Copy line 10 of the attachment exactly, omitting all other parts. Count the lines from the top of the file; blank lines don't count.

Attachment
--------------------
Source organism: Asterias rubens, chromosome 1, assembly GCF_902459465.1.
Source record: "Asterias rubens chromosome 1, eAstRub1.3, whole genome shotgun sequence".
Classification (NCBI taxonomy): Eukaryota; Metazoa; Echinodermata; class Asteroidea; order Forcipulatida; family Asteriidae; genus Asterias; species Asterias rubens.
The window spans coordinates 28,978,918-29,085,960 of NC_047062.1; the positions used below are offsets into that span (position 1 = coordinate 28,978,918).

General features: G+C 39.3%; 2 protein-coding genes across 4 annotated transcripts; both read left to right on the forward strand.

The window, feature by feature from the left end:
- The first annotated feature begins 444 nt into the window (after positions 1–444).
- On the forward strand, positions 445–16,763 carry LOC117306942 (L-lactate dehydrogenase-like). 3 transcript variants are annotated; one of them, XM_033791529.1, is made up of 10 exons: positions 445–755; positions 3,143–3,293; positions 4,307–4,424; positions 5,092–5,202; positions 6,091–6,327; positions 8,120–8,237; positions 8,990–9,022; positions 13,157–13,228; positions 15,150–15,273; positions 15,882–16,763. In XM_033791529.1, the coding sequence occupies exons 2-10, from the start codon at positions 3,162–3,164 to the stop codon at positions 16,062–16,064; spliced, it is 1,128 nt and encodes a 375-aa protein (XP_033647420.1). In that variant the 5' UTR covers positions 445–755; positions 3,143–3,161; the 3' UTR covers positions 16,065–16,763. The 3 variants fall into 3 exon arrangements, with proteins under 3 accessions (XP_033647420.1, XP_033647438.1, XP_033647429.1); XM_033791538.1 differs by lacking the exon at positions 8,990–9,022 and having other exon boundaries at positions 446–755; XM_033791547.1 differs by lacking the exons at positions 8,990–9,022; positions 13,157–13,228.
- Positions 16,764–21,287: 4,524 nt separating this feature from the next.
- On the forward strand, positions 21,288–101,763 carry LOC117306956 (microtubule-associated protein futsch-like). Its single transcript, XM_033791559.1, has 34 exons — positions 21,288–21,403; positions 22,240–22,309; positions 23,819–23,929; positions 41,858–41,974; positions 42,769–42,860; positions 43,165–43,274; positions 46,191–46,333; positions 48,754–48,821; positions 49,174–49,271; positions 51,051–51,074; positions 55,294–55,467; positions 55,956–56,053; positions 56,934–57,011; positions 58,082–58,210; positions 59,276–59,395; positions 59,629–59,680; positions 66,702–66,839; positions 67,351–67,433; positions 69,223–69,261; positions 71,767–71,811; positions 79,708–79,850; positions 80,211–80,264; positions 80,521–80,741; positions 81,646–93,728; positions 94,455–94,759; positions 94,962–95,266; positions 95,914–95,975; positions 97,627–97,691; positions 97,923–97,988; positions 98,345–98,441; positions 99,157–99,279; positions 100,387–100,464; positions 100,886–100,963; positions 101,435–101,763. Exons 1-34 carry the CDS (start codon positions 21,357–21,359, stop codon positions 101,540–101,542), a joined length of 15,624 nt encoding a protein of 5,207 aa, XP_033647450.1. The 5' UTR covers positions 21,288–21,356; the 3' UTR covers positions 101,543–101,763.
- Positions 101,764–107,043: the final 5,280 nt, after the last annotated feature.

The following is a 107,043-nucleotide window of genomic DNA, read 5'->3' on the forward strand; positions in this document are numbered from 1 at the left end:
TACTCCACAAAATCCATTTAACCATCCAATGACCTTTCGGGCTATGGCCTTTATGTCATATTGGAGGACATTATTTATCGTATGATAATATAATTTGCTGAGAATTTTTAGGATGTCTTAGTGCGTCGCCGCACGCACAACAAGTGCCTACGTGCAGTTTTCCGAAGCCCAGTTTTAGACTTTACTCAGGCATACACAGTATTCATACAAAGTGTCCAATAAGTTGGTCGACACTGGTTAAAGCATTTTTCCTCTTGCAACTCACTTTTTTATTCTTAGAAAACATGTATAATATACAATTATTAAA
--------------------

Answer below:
- On the forward strand, positions 21,288–101,763 carry LOC117306956 (microtubule-associated protein futsch-like). Its single transcript, XM_033791559.1, has 34 exons — positions 21,288–21,403; positions 22,240–22,309; positions 23,819–23,929; positions 41,858–41,974; positions 42,769–42,860; positions 43,165–43,274; positions 46,191–46,333; positions 48,754–48,821; positions 49,174–49,271; positions 51,051–51,074; positions 55,294–55,467; positions 55,956–56,053; positions 56,934–57,011; positions 58,082–58,210; positions 59,276–59,395; positions 59,629–59,680; positions 66,702–66,839; positions 67,351–67,433; positions 69,223–69,261; positions 71,767–71,811; positions 79,708–79,850; positions 80,211–80,264; positions 80,521–80,741; positions 81,646–93,728; positions 94,455–94,759; positions 94,962–95,266; positions 95,914–95,975; positions 97,627–97,691; positions 97,923–97,988; positions 98,345–98,441; positions 99,157–99,279; positions 100,387–100,464; positions 100,886–100,963; positions 101,435–101,763. Exons 1-34 carry the CDS (start codon positions 21,357–21,359, stop codon positions 101,540–101,542), a joined length of 15,624 nt encoding a protein of 5,207 aa, XP_033647450.1. The 5' UTR covers positions 21,288–21,356; the 3' UTR covers positions 101,543–101,763.